There’s more. Speaking Spanish, as some of the candidates did, was not meant, in Stephens’ reading, to reach voters who might want to know that a candidate speaks the language. No, that’s a sign of pandering, Stephens said, and that’s bad, as if pandering is not something every single presidential candidate in American history has done in one way or another. OK, fine. I’ll trust that it was bad Spanish. But so what? Bad Spanish is only a problem to Anti-Trumpers who see malign intent. 

Then there’s Stephens’ hyperbole, distortion and falsehood. No, the Democratic Party is not “promising access to health insurance for north of 11 million undocumented immigrants.” One candidate, Kamala Harris, said she would include non-citizens in a plan to create universal health care. Stephens said he “kept wondering if any of the leading candidates would speak to Americans beyond the Democratic base.” Why would they? These are Democratic debates. It’s not just unfair to accuse them of failing to broaden their appeal at this point in the process. It’s, you know, kind of stupid.

Then there’s this stunning statement: "The Democratic Party we saw this week did even less to appeal beyond its base than the president," the Times columnist wrote. Um, am I missing something? Donald Trump has never been popular. He humiliates himself and us every day. He pursues domestic policies few like. What little he has done is destructive or sadistic or both. Yet debating the ins and outs of universal health care, to Stephens, appeals only to Democratic voters and not, you know, everyone.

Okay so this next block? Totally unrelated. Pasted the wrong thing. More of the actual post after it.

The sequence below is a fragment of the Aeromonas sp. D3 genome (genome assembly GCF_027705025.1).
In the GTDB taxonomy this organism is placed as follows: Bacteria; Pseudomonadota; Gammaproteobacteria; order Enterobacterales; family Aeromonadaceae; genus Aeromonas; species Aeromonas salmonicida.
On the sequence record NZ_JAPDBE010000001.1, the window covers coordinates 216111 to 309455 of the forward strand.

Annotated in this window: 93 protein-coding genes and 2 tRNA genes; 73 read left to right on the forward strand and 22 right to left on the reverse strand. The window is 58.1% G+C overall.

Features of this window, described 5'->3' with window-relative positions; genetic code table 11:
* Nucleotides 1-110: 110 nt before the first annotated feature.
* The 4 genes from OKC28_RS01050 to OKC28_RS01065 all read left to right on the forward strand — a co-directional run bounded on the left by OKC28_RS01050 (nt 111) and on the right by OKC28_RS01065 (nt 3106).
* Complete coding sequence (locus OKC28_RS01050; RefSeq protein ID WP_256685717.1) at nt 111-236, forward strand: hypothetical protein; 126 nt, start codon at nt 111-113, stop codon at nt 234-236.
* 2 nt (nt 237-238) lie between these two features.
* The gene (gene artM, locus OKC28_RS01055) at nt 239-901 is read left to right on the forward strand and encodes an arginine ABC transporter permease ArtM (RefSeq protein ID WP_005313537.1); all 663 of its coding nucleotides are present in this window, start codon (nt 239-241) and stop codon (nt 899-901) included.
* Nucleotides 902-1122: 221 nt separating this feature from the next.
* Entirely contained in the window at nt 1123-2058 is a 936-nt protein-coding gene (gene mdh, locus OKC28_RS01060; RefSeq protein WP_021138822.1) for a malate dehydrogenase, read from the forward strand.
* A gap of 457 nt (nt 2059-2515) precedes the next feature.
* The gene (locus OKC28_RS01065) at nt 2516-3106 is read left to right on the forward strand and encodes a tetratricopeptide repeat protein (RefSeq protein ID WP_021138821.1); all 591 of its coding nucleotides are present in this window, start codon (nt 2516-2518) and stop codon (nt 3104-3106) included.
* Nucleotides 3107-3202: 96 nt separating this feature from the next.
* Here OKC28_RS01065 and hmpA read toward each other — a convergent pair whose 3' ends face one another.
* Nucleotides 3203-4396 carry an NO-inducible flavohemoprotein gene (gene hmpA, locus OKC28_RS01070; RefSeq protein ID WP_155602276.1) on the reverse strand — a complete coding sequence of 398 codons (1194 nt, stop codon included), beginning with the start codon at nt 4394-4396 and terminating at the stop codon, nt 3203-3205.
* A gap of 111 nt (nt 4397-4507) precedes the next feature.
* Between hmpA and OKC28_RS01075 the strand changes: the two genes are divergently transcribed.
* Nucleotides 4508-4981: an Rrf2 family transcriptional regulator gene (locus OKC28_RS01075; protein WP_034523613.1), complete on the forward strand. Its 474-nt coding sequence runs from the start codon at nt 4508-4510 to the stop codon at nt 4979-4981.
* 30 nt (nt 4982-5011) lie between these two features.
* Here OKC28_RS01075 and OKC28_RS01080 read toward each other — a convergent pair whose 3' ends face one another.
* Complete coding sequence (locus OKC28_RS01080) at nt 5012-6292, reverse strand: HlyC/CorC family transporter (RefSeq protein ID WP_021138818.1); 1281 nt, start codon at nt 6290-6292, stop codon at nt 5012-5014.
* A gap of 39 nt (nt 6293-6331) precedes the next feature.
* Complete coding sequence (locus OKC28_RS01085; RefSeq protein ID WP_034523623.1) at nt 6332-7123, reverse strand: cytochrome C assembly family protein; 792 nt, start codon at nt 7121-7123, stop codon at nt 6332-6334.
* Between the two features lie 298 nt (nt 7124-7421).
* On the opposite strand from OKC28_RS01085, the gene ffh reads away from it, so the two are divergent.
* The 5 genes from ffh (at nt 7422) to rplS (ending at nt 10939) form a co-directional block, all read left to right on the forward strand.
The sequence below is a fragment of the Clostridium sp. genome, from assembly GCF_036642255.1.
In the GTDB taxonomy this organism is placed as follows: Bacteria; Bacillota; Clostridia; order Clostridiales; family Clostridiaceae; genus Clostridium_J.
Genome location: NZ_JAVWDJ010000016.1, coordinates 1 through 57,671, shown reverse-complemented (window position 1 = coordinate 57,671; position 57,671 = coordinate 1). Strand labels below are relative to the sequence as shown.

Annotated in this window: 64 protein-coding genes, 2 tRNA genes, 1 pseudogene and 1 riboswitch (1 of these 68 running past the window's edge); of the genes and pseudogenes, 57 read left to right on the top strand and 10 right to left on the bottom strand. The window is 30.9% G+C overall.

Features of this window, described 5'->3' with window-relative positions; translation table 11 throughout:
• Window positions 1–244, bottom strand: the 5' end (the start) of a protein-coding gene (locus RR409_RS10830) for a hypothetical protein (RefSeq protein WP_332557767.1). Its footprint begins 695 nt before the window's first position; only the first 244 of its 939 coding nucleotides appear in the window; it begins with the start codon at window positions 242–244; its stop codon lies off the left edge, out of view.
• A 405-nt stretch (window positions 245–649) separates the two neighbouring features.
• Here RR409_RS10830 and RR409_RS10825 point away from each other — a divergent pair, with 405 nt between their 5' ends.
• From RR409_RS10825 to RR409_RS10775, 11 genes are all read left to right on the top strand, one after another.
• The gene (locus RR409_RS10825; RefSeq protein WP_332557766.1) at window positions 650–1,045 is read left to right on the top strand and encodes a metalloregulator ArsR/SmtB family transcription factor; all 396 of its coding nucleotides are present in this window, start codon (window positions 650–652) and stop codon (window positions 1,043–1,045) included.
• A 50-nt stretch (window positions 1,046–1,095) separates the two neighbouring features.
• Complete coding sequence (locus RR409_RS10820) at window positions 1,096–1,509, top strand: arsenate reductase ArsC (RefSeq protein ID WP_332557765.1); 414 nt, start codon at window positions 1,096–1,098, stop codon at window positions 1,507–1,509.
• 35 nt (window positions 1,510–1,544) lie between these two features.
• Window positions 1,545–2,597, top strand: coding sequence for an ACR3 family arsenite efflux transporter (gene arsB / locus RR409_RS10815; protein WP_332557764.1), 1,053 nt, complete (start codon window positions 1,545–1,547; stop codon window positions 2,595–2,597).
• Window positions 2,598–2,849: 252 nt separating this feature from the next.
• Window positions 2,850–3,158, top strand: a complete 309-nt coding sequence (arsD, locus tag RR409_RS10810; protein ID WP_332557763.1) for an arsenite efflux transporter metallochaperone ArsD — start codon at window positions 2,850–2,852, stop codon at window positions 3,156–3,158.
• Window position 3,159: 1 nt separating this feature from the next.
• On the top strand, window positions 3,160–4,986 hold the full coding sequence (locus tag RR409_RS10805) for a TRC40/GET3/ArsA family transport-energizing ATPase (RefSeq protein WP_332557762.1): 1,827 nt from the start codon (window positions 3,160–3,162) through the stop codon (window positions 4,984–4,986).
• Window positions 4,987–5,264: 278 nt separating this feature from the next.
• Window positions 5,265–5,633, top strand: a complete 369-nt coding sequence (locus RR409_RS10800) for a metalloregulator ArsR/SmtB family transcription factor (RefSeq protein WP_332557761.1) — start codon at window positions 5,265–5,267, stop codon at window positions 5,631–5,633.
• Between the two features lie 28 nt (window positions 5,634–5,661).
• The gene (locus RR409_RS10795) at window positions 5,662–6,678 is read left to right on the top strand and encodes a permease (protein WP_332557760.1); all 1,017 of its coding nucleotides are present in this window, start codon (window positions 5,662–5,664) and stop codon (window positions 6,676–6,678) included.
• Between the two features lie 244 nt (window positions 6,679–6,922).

Tom Nichols, another Anti-Trumper, averred this morning that Stephens—along with Max Boot, Charles Sykes and David Brooks—is precisely the kind of person that the Democrats should be working hard to attract and keep. I think that’s an entirely reasonable claim, though I don’t agree, and that’s something the Democrats are arguing about if only Anti-Trumpers were listening. But that’s not the real problem. 

The real problem is that Anti-Trumpers do not see the consequences of their own behavior. It’s fair to question whether the party is “moving too far left,” whether universal health care is a good idea, whether border crossing (a misdemeanor) should be decriminalized, whether these and other issues are important or not. The party is a big tent. Many Democrats have the same concerns that the Anti-Trumpers have. 

But if you are going to claim, as Nichols does, that Anti-Trumpers are part of “a new coalition” standing in opposition to Donald Trump, and if you’re going to claim, as all the Anti-Trumpers claim, that this coalition must hold in order to defeat Trump, you can’t malign intentions, distort facts and otherwise treat Democrats with contempt.

You can’t, that is, with any reasonable expectation that you’re among political allies. People are going to have a problem with that, naturally, and their having a problem with that is not a sign of partisan extremism. It’s a sign of morality and decency. 

This isn’t hard, but Anti-Trumpers can’t see it.

My question is and has been: Why?

—John Stoehr